Poor communities tend to be at elevated risk of HIV, poor maternal-child health and other health problems because they face more assaults on their health, have less information about health, and less capacity to take collective action compared to more affluent communities. Health interventions that focus on a particular disease, without addressing root causes or the social environment, are insufficient. The Zwelethemba Model is a platform for informational and behavioral interventions, but more importantly it also addresses root causes of community health vulnerability, and fosters community efficacy in the cause of disease prevention and health promotion.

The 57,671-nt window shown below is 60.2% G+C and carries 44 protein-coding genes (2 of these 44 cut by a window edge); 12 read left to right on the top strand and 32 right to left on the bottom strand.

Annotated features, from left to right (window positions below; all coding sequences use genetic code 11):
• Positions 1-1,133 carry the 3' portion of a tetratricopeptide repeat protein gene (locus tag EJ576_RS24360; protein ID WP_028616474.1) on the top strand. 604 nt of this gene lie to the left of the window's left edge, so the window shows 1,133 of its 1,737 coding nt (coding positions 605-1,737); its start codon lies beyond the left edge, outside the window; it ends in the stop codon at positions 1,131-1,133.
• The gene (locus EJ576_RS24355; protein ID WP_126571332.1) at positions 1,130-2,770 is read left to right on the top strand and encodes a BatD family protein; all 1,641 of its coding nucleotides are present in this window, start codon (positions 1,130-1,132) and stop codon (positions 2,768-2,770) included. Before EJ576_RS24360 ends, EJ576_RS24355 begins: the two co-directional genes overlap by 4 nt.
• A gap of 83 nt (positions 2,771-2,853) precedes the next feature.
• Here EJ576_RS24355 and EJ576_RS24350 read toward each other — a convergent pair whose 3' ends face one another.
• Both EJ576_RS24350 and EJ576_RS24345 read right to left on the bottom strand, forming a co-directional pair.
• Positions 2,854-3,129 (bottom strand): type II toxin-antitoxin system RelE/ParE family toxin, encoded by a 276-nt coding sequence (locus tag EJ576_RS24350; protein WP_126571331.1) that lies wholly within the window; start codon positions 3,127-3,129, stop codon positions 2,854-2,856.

The Model is designed to reduce community vulnerability by addressing root causes. Recent work in social epidemiology has identified key social determinants of health. Collective community characteristics such as social capital and social cohesion are strong predictors of population health.